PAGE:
Even in wartime there were labor conflicts, fueled by the sacrifices and tensions of the war; As World War II began, all Milwaukeeans felt the effect of the war, whether through concern for loved ones in danger, longer work hours, consumer shortages, or participation in war service organizations and drives. Workers produced goods essential for victory - the vehicles, weapons, munitions, and components for the machinery of war. But there were still labor conflicts, fueled by the sacrifices and tensions of wartime life. A City at War looks at the stands of the CIO and the AFL against low wartime wages and at women in unionized factories facing the perceptions and goals of male workers, union leaders, and society itself.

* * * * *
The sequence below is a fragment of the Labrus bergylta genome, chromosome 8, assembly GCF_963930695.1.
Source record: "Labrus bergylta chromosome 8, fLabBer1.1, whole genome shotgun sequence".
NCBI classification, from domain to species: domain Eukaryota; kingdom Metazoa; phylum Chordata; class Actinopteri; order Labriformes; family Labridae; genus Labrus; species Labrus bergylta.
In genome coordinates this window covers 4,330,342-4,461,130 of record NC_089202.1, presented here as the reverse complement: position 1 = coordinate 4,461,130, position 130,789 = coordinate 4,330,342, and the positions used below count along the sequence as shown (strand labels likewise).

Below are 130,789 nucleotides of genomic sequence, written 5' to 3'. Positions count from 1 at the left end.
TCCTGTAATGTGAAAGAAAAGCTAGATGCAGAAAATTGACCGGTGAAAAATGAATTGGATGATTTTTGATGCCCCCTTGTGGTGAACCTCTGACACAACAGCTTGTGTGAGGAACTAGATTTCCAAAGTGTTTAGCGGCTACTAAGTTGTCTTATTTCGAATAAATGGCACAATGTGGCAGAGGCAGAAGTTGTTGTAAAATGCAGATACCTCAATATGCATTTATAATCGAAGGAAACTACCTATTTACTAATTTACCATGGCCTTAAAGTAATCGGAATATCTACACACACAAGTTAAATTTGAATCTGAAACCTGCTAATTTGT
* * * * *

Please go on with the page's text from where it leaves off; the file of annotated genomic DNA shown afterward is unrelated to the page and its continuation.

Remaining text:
Publisher: University of Wisconsin Press